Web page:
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For the final result, serve the Shao Bing with the minced meat mixture, stuffing it into the bread like you would with a pita.  The dish was tasty, although the Shao Bing was a bit floury.  In absence of the bread, you could actually use lettuce cups, which would be very nice, indeed.

I’ll need to try a different recipe for Shao Bing and see what the results are.  The other two recipes I have for Shao Bing have different ratios of oil to flour for the roux.  This recipe I used was 1:1 and the result was too thin.  Another recipe is 3:2, which would be thinner.  The final recipe, the one I think I will try next time, is 1:4.  Amazing how different they are, no?

 

0 thoughts on “Shanghai Style Minced Meat with Pinenuts in Sesame Pockets

  1. i think the shaobing needs to be rolled out more so the layers get compressed together. the layering is probably to develop some flaky texture, and i guess the idea is to develop this texture but still end up with a somewhat thick bread that isn’t too flat so you can still open it up in the middle. reminds me a bit of the instructions i was trying to follow when making chinese scallion pancakes… after rolling up and cutting the rolled-out and oiled dough, i had to take each piece and twist it three times and then fold it up in some way that i still don’t quite understand, and then roll it out again. needless to say, it was a fun adventure.at least the filling came out well!

  2. actually, i went to look up the recipe; between the rolling and the cutting, you are supposed to stretch out the dough a bit. did you try that? that may help bring the layers together. it also means you have less dough to work with at once, so when you roll out the dough after the first fold-into-thirds, it should get a bit flatter and you should be able to compress some of those layers together.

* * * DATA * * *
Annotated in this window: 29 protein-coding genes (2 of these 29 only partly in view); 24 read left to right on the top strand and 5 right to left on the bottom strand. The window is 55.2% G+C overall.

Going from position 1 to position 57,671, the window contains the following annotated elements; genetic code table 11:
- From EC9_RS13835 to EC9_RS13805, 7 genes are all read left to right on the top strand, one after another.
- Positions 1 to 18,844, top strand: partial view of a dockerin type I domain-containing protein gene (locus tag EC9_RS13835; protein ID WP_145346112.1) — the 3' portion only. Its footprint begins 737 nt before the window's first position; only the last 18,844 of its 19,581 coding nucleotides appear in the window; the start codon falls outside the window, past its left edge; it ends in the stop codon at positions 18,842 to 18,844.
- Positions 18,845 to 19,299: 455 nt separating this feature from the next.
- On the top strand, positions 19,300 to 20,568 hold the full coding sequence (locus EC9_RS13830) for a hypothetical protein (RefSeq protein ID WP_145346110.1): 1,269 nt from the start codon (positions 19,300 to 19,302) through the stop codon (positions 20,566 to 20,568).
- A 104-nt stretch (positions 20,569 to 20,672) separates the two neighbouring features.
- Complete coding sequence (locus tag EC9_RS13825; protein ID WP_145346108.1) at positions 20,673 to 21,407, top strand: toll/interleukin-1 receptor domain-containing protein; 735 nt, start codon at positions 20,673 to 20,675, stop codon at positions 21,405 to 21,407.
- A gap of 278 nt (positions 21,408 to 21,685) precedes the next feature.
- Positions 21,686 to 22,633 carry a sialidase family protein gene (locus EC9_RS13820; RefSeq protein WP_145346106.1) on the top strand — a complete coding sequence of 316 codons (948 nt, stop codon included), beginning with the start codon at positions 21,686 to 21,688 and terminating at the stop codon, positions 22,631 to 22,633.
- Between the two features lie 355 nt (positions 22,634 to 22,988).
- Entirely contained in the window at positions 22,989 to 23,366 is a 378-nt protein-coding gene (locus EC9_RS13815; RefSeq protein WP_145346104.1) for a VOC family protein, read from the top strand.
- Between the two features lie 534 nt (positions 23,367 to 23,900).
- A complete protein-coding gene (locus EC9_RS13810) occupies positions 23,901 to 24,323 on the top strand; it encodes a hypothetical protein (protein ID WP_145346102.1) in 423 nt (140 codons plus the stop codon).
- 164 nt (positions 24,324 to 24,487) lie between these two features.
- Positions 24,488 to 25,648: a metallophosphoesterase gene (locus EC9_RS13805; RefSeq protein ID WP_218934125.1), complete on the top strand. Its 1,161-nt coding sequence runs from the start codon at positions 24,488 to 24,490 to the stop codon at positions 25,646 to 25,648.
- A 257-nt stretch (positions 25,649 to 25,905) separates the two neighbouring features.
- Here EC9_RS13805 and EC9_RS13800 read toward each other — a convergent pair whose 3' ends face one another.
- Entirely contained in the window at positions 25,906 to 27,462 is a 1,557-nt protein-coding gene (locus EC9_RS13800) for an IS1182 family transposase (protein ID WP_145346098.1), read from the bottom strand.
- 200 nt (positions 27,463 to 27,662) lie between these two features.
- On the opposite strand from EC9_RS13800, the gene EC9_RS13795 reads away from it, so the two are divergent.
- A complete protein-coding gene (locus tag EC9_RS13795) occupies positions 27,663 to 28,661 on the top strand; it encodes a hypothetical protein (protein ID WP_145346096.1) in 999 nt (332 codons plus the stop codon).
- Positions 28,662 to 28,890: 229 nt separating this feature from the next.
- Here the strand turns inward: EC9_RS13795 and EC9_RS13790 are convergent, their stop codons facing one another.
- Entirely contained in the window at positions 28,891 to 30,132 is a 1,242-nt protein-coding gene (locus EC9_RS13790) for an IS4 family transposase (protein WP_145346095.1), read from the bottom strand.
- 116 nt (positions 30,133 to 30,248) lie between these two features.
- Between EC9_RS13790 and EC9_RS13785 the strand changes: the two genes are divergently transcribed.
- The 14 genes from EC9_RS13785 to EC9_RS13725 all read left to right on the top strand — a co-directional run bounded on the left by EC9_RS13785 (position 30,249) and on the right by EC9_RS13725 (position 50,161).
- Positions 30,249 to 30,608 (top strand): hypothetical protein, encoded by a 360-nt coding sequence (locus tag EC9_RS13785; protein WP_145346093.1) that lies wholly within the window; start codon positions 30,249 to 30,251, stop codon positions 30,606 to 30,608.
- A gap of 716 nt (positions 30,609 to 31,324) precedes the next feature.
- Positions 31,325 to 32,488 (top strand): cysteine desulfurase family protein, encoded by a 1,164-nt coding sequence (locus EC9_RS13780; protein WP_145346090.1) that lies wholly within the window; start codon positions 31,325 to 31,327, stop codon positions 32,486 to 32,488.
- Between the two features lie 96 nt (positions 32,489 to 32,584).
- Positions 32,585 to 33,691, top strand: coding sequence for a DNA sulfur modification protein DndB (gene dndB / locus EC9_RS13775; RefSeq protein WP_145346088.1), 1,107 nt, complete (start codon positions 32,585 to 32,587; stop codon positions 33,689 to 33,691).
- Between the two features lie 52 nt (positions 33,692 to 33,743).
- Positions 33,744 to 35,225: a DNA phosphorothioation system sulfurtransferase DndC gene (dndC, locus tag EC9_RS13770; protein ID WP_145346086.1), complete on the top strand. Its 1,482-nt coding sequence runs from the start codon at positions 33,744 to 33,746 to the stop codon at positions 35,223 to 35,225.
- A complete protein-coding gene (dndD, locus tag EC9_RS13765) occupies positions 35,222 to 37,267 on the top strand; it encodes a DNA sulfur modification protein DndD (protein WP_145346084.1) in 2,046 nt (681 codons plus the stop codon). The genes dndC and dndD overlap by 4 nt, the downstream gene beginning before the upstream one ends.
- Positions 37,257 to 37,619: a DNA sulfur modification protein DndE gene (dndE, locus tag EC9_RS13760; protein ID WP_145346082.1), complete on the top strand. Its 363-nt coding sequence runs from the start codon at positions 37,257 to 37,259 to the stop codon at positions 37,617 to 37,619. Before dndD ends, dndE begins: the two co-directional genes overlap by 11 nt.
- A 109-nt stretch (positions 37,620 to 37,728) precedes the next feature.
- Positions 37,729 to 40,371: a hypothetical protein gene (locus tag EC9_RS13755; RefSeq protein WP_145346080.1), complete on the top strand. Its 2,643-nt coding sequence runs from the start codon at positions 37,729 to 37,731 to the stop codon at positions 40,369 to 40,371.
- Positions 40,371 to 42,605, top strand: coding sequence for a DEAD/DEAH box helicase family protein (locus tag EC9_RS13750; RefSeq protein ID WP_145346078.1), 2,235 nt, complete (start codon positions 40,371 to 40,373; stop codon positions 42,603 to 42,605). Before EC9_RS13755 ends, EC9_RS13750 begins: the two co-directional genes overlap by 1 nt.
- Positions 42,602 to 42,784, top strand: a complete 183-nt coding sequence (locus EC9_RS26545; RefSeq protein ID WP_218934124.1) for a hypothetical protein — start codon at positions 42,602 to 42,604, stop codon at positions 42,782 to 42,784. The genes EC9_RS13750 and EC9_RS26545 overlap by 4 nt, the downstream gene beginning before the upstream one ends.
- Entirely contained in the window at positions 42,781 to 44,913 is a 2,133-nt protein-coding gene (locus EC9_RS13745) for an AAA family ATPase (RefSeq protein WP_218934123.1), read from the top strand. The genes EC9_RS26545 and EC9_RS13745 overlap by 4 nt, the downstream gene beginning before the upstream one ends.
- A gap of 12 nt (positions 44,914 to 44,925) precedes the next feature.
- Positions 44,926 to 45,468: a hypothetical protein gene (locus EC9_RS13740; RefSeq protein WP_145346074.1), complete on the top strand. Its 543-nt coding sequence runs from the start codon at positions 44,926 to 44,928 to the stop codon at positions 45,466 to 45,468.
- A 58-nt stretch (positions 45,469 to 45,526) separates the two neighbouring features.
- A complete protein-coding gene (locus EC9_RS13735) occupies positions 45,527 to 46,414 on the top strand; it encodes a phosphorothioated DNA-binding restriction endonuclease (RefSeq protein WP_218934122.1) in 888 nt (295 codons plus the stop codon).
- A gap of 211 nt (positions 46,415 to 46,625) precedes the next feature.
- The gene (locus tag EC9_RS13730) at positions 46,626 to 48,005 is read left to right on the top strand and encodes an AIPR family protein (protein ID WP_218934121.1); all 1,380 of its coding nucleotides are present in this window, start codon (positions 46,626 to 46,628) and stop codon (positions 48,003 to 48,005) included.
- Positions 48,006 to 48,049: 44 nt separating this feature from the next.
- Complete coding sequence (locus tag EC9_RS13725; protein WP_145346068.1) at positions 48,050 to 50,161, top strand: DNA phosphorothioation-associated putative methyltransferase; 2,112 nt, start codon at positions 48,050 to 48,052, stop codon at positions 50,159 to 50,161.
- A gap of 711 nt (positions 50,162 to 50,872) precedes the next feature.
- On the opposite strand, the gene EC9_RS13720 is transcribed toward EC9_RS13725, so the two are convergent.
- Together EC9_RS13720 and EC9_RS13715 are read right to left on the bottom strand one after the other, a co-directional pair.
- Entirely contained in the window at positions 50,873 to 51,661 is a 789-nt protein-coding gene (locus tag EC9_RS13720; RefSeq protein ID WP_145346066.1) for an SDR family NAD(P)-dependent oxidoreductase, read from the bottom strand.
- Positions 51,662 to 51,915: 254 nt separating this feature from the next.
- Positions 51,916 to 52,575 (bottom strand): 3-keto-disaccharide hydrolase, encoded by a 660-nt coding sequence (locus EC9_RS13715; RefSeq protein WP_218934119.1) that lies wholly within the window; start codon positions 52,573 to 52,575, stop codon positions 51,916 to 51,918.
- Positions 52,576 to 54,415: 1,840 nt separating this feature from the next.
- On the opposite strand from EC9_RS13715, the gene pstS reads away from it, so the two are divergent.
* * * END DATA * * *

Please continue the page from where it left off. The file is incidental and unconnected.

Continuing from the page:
3. @amygwen – Gummy worms… ha ha.  Yes, I’ll figure out a time to talk about Thai desserts soon.@lcfu – Well, you have to visit Thailand again, Fu.@kunhuo42 – Thanks for looking those details up, Aaron.  It definitely should be rolled more tightly, stretched out more, and then rolled thinner with a rolling pin.  The reason I didn’t do that comes back to the oil-flour roux, which was so runny.  I think if it were more like a paste, it would have been easier to handle.  I’m going to try one of the other recipes in the future and see if that doesn’t make it a little easier.@Fatcat723 – That’s pretty much the way I ended up eating them, although they were a little thick for using as a cracker.  Aaron provided a lot of helpful suggestions, so I will give it another attempt with a different recipe one of these weeks soon.

  4. @foggysunnymorning – Rats, and I was hoping you might be the Shao Bing expert!  =D@Renatojr3 – Food tester is an important role.  Somebody has to do it, right?@murisopsis – I’m really keen to master Shao Bing, just for the sake of understanding it.  Next time, though, fewer sesame seeds.  I’m finding them everywhere in the kitchen, now…

  5. @christao408 – hahaha….I’m not a Shao Bing expert at all. I used to have Shao Bing quite often in China. The bakeries are everywhere in China. They’re very fresh, crispy and cheap. For my generation, I don’t think anyone knows how to make Shao Bing.

  6. I am speechless…. so darn impressed. I am Taiwanese and I can’t think of anyone back in Taiwan who would make this at home (always buy them in stores – quicker and easier)…. PROPS!!! (drooooling).

  7. Despite the unfortuante run with the roux, ( no pun here ) it looks very good and appetizing Chris. I should come and sit at your feet to learn to prepare so many of these wonderful dishes.

  8. This looks great my daughter and I are going to try this tonight. I was watching Master Chef last night and they had a Chinese Challenge last night and as the contestants were making their dishes I thought that I would be totally screwed if I had to do come up with a Chinese dish. So I was looking to do a Chinese dish tonight and this will fit the bill nicely. Can’t wait to try it.